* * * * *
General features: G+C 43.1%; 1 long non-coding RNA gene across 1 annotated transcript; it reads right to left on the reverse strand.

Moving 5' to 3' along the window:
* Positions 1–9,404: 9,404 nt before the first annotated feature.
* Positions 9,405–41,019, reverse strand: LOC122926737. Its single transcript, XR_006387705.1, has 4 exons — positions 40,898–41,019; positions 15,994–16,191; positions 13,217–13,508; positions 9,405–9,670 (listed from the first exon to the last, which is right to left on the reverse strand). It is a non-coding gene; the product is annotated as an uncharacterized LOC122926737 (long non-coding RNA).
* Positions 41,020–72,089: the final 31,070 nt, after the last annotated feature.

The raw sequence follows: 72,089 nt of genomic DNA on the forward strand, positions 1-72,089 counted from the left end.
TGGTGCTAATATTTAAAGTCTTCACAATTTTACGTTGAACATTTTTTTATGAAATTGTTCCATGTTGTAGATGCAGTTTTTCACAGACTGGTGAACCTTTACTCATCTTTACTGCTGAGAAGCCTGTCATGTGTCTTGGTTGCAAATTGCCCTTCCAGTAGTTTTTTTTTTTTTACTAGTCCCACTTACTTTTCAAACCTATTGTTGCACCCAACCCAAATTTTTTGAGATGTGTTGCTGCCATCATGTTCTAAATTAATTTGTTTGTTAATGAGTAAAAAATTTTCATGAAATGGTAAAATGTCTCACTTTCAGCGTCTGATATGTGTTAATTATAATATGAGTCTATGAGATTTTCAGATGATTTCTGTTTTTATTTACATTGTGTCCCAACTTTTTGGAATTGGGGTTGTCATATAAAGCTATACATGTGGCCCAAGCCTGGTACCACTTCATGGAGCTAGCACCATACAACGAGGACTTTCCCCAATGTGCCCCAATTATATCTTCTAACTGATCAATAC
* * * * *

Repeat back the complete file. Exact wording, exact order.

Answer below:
General features: G+C 43.1%; 1 long non-coding RNA gene across 1 annotated transcript; it reads right to left on the reverse strand.

Moving 5' to 3' along the window:
* Positions 1–9,404: 9,404 nt before the first annotated feature.
* Positions 9,405–41,019, reverse strand: LOC122926737. Its single transcript, XR_006387705.1, has 4 exons — positions 40,898–41,019; positions 15,994–16,191; positions 13,217–13,508; positions 9,405–9,670 (listed from the first exon to the last, which is right to left on the reverse strand). It is a non-coding gene; the product is annotated as an uncharacterized LOC122926737 (long non-coding RNA).
* Positions 41,020–72,089: the final 31,070 nt, after the last annotated feature.

The raw sequence follows: 72,089 nt of genomic DNA on the forward strand, positions 1-72,089 counted from the left end.
TGGTGCTAATATTTAAAGTCTTCACAATTTTACGTTGAACATTTTTTTATGAAATTGTTCCATGTTGTAGATGCAGTTTTTCACAGACTGGTGAACCTTTACTCATCTTTACTGCTGAGAAGCCTGTCATGTGTCTTGGTTGCAAATTGCCCTTCCAGTAGTTTTTTTTTTTTTACTAGTCCCACTTACTTTTCAAACCTATTGTTGCACCCAACCCAAATTTTTTGAGATGTGTTGCTGCCATCATGTTCTAAATTAATTTGTTTGTTAATGAGTAAAAAATTTTCATGAAATGGTAAAATGTCTCACTTTCAGCGTCTGATATGTGTTAATTATAATATGAGTCTATGAGATTTTCAGATGATTTCTGTTTTTATTTACATTGTGTCCCAACTTTTTGGAATTGGGGTTGTCATATAAAGCTATACATGTGGCCCAAGCCTGGTACCACTTCATGGAGCTAGCACCATACAACGAGGACTTTCCCCAATGTGCCCCAATTATATCTTCTAACTGATCAATAC